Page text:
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Forget all those creams that promise to reduce eye puffiness. A new beauty trend makes your eyes swell up on purpose — with the goal of making you look less tired.

Fans of the procedure, called carboxytherapy, can spend thousands of dollars to have carbon dioxide injected both above and below the eye, hoping to stimulate blood flow and erase dark circles.

But experts caution there isn’t any evidence to back up the procedure. It’s likely not even targeting the real root of the skin blemishes. “I would be very skeptical of its use for dark circles,” said Dr. Molly Wanner, a cosmetic dermatologist at Massachusetts General Hospital.


Here’s how it claims to work: Carbon dioxide builds up in our cells naturally, and blood carries it away. Carboxytherapy injections are supposed to trick the area around the eye into thinking it needs more oxygen, which dilates blood vessels and stimulates increased blood flow in the area.

But that strategy is based on the theory that dark circles are caused by poor circulation, and that’s not often the case, experts say. More commonly, dark circles show up because the skin under the eyes is thin, which makes the dark tint of blood vessels more visible.


A study published in Skin Research and Technology in 2015 found there was no difference in blood flow to the eye area between people with dark circles and people without.


That hasn’t stopped clinics from offering the puffing procedure in the United States and abroad. Eye carboxytherapy can cost anywhere from $75 to upward of $200 a session, and some clinics urge patients to get as many as a dozen treatments. (The procedure is also marketed to treat stretch marks, even out cellulite, and improve the appearance of some scars.)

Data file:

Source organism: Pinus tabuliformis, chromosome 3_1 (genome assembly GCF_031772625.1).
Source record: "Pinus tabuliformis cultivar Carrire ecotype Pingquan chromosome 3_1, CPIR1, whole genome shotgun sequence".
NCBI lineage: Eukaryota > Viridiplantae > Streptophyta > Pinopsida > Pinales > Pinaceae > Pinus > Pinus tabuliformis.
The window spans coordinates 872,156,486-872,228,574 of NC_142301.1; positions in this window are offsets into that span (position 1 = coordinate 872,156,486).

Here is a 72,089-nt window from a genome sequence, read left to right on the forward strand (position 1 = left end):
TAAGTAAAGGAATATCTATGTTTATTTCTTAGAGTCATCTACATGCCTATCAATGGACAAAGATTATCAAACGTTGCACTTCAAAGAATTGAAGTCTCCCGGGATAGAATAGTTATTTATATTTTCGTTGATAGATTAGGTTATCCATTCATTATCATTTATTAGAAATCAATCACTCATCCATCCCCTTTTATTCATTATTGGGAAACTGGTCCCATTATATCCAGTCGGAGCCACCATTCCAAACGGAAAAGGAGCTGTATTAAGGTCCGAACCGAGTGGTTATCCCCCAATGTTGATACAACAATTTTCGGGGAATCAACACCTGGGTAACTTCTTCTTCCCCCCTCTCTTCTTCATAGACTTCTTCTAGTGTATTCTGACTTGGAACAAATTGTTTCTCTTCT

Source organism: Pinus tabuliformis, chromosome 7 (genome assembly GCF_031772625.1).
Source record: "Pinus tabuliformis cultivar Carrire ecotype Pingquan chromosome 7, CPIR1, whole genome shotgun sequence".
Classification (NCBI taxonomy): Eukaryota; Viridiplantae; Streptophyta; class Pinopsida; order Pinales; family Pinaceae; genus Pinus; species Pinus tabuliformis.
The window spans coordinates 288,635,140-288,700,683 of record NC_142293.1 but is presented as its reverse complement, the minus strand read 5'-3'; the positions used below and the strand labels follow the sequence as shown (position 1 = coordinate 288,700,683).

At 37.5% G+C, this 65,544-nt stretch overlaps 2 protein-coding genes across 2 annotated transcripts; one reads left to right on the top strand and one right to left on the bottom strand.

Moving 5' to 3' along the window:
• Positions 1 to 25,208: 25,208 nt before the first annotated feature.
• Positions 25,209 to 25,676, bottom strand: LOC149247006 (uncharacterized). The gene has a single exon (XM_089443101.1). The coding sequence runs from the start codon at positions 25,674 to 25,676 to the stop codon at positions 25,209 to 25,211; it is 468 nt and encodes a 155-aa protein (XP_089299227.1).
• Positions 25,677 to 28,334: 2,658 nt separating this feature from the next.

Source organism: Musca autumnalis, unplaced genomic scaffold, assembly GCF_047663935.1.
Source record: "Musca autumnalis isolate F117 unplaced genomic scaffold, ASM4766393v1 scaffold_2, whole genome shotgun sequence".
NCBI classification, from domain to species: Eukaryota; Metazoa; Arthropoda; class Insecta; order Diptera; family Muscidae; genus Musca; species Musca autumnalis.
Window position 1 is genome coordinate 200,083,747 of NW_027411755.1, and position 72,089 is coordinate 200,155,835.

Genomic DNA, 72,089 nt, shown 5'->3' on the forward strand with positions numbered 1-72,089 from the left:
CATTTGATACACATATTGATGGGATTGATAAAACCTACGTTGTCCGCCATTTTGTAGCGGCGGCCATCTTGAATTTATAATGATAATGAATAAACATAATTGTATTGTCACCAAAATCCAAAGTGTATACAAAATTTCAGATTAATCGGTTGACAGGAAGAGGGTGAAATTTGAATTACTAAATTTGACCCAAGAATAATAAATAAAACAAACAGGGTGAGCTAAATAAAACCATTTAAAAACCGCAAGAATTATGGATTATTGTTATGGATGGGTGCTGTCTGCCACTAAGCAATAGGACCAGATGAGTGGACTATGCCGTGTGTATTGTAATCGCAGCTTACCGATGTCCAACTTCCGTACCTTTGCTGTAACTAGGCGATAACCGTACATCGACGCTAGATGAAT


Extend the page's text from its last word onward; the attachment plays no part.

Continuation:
There aren’t any documented cases of bad side effects from the eye treatments, but that doesn’t mean it’s completely safe, experts caution.

“It gives you gas in an area where it’s not supposed to be,” Wanner said. Bruising at the injection site is common.

And as for what it feels like to have your eyes puffed up to the point like they’ve been stung by a bee: Leanne Griffin, a registered nurse and CEO of Vixen Aesthetics in Utica, Mich., said few patients complain of pain during the procedure, which takes about 30 minutes. Most, however, say they feel pressure. “The gas will make the eyes swollen briefly until all the gas is absorbed,” Griffin said.

Experts warn that the procedure could create a cringe-worthy side effect: wrinkles.

“Skin around the eyes is the thinnest skin on our body,” explained Dr. Brett Kotlus, a cosmetic surgeon in New York City. “Repeated episodes of skin stretching around the eyes could cause looseness and wrinkles.”

Kotlus said he scoured the web for before-and-after photos of the procedure to see if it might have any merit despite the lack of peer-reviewed research. The only difference he noted: a dramatic change in lighting.

“Typically, people show their best work with these [photos],” he said. “So if the best work is questionable, I would be skeptical of the procedure.”

  • What a stupid article. “It gives you gas in an area where it’s not supposed to be,”……as if botox is supposed to be in your body too? These cosmetic surgeons and medspa doctors have no qualms about silicone breast implants and literal toxins (botox) being injected into the face which has caused MAJOR and horrible side effects yet the one treatment which is completely natural (co2 gas) they think is risky. There are literally no proven side effects and lots of proven positive results. They need to get their priorities straight.

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